Bobbi Brown's Paris Palette: Review and a Look

Bobbi Brown's new Paris Eye and Cheek Palette.

Put "Paris" on anything and I'm toast. Seriously. I have this silly obsession with all things Parisian, because I not-so-secretly wish I could live there. I want to sip chic drinks at French cafés, look effortlessly chic all the time, be fit without trying (ha!) because I walk everywhere, and eat croissants for breakfast every day. I own not one, but two pairs of Eiffel Tower earrings. Real Parisian girls are probably too cool and chic for those (sigh), but I tell myself they're meant to remind me to go someday soon.

So when, as part of Bobbi Brown's 25th anniversary, the brand released the Paris Eye and Cheek Palette as part of the City Collection, I was instantly intrigued. It didn't matter that the palette is dupe-able collection of neutrals. It didn't matter that I own more brown and taupe shades than I'll ever be able to finish. I was pretty. It was Paris. (Just look at that art by Richard Haines.) Beautezine said it was must-have. And it was limited edition. (Evil, evil ploy to lure addicts like me.) So, of course, I needed it. Off to Nordstrom to fetch it I went.

Here's the low-down:

It's a double-decker-style palette, which is common in the Bobbi Brown line. I like it because the palettes feel more portable this way. They're certainly easier to handle. On the top "shelf" you'll find four shadows: Ivory, a matte cream shade, Stormy Grey, a shimmery, cool grey, Brushed Granite, a shimmery, cool, greyish brown (they say it's metallic, but it just looks like a shimmer to me), and Eclipse, a matte charcoal-grey—almost black.

On the bottom "shelf," which you pull out after opening the palette, you'll find a matte, bright, blue-toned pink called French Pink.

Ivory and Eclipse have light-to-medium pigmentation. They're not really meant for opaque blocks of colour, in my opinion. I use Ivory all over the lid as a base and to blend. I use Eclipse as a soft liner, to darken my crease and outer corner, or both. Stormy Grey and Brushed Granite are much more pigmented, and really sing when packed onto the lid. They're not quite as pigmented as, say, a Make Up For Ever Artist Shadow, but you can definitely get opaque or almost opaque colour with some layering. There is fallout, but I expect that with most dark eyeshadows. I always do my concealer after my eyeshadow as a precaution.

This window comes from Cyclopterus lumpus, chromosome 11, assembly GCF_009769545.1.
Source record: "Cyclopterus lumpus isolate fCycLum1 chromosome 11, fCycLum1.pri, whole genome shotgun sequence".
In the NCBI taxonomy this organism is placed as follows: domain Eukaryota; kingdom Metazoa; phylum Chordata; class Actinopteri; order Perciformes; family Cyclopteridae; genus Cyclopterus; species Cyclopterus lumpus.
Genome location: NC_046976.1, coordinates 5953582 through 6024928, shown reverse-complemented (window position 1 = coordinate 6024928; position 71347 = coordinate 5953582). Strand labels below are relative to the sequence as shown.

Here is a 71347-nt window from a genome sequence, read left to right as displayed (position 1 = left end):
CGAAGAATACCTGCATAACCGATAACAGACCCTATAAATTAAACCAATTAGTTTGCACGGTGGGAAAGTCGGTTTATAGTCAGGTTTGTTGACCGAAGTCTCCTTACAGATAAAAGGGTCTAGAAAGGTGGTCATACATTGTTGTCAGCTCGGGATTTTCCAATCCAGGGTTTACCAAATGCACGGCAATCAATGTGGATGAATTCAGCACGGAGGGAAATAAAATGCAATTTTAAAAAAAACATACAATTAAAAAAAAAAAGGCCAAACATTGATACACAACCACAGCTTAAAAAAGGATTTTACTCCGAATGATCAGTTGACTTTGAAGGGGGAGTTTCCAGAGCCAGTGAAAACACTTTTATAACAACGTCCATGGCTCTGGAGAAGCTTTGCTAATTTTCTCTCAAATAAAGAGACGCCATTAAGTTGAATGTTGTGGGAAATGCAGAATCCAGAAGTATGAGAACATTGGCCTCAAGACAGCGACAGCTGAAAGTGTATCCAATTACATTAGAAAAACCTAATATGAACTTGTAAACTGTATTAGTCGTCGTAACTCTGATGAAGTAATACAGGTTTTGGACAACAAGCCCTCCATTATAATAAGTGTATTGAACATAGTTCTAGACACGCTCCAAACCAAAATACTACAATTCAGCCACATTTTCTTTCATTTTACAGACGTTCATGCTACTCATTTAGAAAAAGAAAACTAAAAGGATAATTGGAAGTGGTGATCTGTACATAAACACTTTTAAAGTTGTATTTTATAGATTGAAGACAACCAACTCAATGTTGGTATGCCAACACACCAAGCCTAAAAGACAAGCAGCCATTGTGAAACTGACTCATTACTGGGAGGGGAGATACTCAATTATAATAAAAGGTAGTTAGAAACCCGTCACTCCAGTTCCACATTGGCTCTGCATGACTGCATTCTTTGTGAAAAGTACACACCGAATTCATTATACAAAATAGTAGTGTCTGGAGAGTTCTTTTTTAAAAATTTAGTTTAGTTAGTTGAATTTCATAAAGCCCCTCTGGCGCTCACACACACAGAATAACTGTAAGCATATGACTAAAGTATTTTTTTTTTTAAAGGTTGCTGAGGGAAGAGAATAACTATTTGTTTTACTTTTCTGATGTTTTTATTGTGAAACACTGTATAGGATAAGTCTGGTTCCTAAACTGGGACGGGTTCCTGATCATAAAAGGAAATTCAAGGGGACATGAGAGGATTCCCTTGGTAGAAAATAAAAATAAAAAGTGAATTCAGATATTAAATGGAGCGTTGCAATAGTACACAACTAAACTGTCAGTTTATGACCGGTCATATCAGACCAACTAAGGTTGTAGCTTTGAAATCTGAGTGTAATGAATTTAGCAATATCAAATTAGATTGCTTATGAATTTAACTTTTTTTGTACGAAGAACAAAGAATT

French Pink has just the right amount of pigmentation for me. I'm not always a fan of blushes that I can easily overdo (I'm talking to you, Illamasqua and NARS). They're beautiful, but I reach for them much less often because they make me nervous—I don't want to be trying to fix clown cheeks when I'm running late for work!

Longevity in a blush is much more important to me than high pigmentation—and this blush delivers. I get a lovely, girlish flush on my cheeks with a couple of swipes of my favourite blush blush, and the colour is still there when I remove my makeup at the end of the day.

Is this palette especially unique? No. Is it perfect? No. Is it a little overpriced? I think so. But do I love it? YES! To me, it's a perfect mix of sultry and sophisticated. And I smile whenever I look at it. Therefore, it's worth it.

Here's the look I came up with today:

Eyes and Brows

Skin

Lips

BITE Beauty Luminous Creme Lipstick in Musk (discontinued—sorry!)

If you'd like to give the Bobbi Brown Paris Eye and Cheek Palette a whirl, you can find it at thebay.com and at Nordstrom for $75 Canadian.

What do you think? Is the Bobbi Brown Paris Eye and Cheek Palette something you'd like to try? Have you tried any of the other City Palettes (New York and London)? Let me know in the comments!

Disclosure: All products except the bronzer were purchased by Eyeshadow Addict.